Ever had pets that both you and others treated as equals?
One day, when I was 16 years old, I was riding my horse, Lightning, when someone yelled to me that they were selling homemade ice cream at the new Haiti mission Bible school cafeteria. I immediately cantered over there.
Lightning was a Haitian mustang stallion that I rode without a bridle or saddle
The new cafeteria had a concrete base, four feet high, wide access steps, a tin roof, and an enclosed cooking area in the back.
Rows of long tables and benches covered the open area and there was a counter at the back where people picked up their food.
When I arrived, lines of customers had already formed, but I rode Lightning up the steps without a qualm, having regularly ridden him up our high front porch steps at home.
The cafeteria was so crowded, I slipped off, letting Lightning fend for himself while I shouldered my way to the front of the crowd, and ordered a dish of ice cream.
But Lightning soon pushed his way to the front also, ears pricked eagerly at the sight of the food being served.
Soon, someone bought him a scoop (5 centime), plopping it directly onto a table, where he licked it up politely next to where I was also eating with my friends.
Nobody seemed to think it strange, including me, that there was technically a loose horse (and a stallion, at that) joining humans at a table to eat ice cream.
He was accepted by all of as "people" also.
When we were done, I slipped back up on his back, rode down the steps, and left.
I am not speciesist. Miss P, my beloved whippet, is my companion. I don't refer to her as my "pet," finding that demeans both her and our relationship. She is an intelligent being with rights, wishes, and a definite mind of her own. I make sure she has health insurance and health care, a good diet, sufficient exercise (weather permitting), and have made arrangements for her continued care, should somehing untowards happen to me.
Studying for my A-levels, I'd go to the woods with my collie and slip him off the leash. While I read my books alone and sunned myself for a few hours, he'd go fossicking in the forest. He'd check in on me every once in a while and when I was done I'd call him, pull out the burrs and we'd go home together, back to 'domestication'. It was probably his only, and my first, taste of real freedom.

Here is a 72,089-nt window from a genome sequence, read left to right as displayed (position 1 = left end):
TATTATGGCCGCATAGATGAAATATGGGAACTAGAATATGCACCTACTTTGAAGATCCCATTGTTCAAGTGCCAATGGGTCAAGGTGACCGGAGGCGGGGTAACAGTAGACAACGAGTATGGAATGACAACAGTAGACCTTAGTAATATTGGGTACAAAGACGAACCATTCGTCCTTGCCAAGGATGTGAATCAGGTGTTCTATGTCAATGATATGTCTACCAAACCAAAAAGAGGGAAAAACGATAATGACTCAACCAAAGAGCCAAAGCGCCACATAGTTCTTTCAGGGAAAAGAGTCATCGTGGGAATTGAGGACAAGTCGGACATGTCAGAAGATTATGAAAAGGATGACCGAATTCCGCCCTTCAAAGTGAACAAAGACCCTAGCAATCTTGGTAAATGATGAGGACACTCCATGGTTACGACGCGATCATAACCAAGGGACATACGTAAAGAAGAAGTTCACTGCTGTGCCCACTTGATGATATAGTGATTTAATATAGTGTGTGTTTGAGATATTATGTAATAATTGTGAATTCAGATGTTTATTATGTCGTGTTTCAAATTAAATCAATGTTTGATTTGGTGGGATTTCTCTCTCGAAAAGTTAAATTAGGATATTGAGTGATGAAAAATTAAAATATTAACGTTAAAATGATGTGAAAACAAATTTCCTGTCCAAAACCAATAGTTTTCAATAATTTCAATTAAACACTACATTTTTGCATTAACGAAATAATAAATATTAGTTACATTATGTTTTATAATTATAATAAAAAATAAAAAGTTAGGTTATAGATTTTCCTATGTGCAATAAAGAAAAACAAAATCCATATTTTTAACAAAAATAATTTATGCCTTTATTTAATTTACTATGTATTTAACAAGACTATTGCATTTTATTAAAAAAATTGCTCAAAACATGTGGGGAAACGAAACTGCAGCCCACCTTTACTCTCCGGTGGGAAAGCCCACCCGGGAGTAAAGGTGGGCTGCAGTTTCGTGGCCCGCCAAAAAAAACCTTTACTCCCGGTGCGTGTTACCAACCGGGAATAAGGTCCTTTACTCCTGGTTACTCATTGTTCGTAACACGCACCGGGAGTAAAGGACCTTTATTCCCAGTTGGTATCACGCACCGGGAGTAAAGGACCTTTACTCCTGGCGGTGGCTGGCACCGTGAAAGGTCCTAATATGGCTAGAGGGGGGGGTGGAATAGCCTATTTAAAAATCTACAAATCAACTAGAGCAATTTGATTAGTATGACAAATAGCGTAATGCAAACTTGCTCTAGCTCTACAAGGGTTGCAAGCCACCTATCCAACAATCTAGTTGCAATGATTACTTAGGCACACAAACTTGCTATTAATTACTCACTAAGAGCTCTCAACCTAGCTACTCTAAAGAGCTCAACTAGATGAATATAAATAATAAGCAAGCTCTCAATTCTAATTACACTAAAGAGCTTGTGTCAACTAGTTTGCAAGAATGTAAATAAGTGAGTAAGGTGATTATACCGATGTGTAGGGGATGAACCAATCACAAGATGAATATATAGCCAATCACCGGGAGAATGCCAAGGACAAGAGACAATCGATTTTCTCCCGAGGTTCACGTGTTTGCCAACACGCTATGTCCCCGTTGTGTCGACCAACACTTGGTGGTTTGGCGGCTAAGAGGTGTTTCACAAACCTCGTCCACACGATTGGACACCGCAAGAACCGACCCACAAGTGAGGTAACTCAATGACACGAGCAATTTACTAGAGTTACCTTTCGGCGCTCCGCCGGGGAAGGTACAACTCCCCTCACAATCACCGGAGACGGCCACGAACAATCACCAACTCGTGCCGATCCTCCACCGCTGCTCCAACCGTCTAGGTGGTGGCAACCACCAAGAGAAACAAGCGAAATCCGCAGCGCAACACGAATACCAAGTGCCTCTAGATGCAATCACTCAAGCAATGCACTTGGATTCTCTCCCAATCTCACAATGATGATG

I have set up my dog on a bench at dinner table for Thanksgiving dinner. I let my dog sleep with me. They are clean and don't smell because I feed them people food, meat and fat. My dogs are on a ketogenic diet. They hardly ever need to see a vet so the money I spend on food is a good investment. Dogs offer unconditional love. We have so much to learn from them.
Have always treated my dogs as equals. Even my bank gives out dog biscuitsif they ride with you at the drive thru. My ex and I always brought our German Shepherd Aussie into Home Depot with us which was quite often. When the ice cream truck came by Aussie always got her own Hoodsie cup. She also went to work with him every day.
I had a cat who thought he was a parrot - does that count? I rescued a very young kitten with his 2 brothers and sister, but he was the smallest and really attached to me. He would climb up my jeans to my shoulder and just perch there watching everything around, even if I was sitting or walking. Whenever someone came up and started talking, he would reply to them! It was really funny.
Great story, I am curious why you didn't tie him up somewhere?...and If you knew you didn't, why were you surprised that the horse was 'technically loose'. But the part that gets me the most about your story is that a stranger would buy a horse ice cream and then let a little girl ride off on it. I thought all dairy products were bad for horses, especially chocolate ice cream, the toxic chemical found in chocolate called theobromine has been known to be fatal to them. Sugar is bad for them and grown horses are lactose intolerant, causing diarrhea and in extreme cases seizures.